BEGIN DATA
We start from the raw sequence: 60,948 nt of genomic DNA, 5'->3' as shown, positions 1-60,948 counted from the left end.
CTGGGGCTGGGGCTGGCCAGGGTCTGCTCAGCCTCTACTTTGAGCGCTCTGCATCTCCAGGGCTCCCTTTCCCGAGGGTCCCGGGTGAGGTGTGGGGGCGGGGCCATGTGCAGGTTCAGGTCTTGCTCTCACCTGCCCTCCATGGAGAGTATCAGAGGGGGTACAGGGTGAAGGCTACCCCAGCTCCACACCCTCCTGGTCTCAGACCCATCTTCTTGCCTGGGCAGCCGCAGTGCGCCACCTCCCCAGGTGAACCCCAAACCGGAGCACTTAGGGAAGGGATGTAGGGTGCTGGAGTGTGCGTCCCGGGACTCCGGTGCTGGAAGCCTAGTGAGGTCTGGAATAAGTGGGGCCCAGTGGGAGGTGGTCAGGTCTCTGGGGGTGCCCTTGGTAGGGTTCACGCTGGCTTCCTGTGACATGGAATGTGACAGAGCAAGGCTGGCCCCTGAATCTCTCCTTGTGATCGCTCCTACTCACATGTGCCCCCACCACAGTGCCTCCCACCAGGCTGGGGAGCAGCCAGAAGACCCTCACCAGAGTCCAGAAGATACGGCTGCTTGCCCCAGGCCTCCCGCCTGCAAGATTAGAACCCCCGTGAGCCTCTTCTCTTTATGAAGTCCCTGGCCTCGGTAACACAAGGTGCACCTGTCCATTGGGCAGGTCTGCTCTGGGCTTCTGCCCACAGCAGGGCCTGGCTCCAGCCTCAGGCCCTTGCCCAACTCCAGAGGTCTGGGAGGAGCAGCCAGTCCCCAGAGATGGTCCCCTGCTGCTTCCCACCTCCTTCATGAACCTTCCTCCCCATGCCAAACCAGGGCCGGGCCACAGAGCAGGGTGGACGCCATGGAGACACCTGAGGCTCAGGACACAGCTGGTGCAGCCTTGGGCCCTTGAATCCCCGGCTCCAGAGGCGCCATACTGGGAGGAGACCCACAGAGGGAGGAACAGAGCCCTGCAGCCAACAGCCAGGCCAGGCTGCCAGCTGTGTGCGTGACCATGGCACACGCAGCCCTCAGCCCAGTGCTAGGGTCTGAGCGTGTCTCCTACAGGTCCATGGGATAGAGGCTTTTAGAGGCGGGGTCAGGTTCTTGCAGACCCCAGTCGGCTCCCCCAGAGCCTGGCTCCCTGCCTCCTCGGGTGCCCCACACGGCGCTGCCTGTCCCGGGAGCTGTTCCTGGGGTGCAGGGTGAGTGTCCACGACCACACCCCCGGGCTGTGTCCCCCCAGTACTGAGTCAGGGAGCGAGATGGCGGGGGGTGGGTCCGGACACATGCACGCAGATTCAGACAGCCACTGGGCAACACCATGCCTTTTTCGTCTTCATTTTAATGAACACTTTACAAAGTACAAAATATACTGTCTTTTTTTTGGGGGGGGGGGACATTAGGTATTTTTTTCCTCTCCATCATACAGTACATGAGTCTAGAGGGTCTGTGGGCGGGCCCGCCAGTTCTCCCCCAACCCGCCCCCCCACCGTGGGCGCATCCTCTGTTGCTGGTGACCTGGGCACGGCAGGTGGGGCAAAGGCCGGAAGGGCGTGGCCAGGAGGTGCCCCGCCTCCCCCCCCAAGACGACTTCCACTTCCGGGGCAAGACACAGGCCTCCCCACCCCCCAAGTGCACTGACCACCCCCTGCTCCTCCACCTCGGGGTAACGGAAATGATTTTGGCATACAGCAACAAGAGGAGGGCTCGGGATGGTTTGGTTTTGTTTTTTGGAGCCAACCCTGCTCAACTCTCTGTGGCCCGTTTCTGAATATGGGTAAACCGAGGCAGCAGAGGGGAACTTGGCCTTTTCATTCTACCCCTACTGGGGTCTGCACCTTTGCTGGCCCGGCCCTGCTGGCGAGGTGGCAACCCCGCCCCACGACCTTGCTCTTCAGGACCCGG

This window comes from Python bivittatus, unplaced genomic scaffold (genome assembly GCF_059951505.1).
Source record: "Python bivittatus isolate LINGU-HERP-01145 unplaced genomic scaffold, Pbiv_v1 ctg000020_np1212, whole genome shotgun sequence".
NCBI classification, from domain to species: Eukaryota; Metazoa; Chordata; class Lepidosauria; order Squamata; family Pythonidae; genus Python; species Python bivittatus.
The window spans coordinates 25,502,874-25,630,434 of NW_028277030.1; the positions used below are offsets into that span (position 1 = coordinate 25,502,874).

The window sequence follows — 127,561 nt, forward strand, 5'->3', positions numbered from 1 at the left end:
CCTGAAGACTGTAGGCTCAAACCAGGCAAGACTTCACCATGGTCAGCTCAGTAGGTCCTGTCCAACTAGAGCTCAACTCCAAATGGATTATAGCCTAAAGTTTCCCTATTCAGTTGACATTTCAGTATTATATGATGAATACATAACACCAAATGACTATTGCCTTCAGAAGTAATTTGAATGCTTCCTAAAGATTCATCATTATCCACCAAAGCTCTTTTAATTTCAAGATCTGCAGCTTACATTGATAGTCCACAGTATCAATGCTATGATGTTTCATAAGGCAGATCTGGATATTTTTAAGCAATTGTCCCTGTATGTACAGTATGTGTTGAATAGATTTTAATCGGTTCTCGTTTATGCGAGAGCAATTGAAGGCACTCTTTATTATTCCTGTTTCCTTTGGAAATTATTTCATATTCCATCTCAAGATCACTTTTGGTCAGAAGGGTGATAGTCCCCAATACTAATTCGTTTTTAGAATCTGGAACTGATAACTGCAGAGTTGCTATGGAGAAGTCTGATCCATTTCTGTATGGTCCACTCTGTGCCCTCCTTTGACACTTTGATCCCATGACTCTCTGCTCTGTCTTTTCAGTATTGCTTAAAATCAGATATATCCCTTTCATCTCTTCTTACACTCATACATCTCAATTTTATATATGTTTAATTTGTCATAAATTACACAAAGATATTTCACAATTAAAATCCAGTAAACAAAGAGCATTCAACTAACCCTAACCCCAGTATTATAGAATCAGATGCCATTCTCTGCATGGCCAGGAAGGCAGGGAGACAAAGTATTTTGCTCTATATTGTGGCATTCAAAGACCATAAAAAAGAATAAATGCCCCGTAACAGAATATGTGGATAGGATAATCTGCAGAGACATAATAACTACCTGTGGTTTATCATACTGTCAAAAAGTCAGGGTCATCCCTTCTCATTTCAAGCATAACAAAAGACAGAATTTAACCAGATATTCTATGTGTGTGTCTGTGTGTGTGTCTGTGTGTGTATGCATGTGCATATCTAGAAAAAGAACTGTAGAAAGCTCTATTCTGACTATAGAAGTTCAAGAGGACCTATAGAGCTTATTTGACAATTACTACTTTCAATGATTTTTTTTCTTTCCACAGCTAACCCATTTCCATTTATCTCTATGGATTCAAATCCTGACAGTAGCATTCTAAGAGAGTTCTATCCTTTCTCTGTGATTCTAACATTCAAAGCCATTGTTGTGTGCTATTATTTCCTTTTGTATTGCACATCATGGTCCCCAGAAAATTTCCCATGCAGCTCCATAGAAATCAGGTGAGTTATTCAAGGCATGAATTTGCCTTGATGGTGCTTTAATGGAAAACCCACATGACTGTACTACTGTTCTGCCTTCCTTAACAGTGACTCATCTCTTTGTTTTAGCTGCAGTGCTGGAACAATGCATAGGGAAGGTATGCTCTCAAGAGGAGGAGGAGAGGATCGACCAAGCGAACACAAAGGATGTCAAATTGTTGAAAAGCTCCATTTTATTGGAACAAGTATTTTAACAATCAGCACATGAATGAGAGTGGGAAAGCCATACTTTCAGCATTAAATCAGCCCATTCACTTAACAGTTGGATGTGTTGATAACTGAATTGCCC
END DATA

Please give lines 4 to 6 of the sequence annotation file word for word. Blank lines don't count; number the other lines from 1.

Source record: "Python bivittatus isolate LINGU-HERP-01145 unplaced genomic scaffold, Pbiv_v1 ctg000020_np1212, whole genome shotgun sequence".
NCBI classification, from domain to species: Eukaryota; Metazoa; Chordata; class Lepidosauria; order Squamata; family Pythonidae; genus Python; species Python bivittatus.
The window spans coordinates 25,502,874-25,630,434 of NW_028277030.1; the positions used below are offsets into that span (position 1 = coordinate 25,502,874).